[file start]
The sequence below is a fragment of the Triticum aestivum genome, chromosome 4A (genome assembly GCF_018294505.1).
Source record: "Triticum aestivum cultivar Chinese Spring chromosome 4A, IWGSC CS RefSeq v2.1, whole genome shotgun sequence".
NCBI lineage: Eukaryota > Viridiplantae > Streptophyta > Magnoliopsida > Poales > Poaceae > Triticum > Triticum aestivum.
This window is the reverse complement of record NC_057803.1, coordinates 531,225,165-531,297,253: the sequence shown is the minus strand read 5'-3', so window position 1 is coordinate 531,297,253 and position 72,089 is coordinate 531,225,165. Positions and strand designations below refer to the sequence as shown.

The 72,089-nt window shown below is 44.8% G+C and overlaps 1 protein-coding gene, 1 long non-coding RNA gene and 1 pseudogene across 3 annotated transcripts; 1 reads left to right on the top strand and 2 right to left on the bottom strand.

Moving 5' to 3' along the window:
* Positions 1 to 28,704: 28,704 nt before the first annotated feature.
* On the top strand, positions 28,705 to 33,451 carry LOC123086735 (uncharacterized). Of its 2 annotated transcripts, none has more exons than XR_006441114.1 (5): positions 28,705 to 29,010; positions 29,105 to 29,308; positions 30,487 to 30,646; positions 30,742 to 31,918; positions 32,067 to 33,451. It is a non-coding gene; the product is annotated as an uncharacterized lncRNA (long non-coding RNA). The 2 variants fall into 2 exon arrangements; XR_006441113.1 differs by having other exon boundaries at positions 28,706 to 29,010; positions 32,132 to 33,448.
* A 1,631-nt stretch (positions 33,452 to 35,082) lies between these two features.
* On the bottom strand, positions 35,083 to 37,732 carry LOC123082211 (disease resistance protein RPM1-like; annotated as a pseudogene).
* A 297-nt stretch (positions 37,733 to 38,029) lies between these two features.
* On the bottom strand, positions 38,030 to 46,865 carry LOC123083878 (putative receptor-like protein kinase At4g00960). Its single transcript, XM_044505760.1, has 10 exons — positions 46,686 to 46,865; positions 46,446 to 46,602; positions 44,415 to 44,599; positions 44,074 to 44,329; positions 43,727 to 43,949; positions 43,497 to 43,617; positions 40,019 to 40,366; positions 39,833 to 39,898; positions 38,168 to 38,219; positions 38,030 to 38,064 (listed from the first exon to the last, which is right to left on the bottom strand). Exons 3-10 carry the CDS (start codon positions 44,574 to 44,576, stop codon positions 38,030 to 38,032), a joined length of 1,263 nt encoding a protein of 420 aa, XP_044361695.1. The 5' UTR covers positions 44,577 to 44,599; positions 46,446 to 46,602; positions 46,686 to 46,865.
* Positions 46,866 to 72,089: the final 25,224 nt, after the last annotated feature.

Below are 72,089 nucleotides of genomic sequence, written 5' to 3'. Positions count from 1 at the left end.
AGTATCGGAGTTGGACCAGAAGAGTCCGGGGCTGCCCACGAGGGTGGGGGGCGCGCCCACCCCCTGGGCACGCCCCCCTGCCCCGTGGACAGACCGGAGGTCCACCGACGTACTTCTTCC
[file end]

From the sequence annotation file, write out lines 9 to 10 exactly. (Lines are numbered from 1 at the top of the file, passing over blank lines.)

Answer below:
* A 1,631-nt stretch (positions 33,452 to 35,082) lies between these two features.
* On the bottom strand, positions 35,083 to 37,732 carry LOC123082211 (disease resistance protein RPM1-like; annotated as a pseudogene).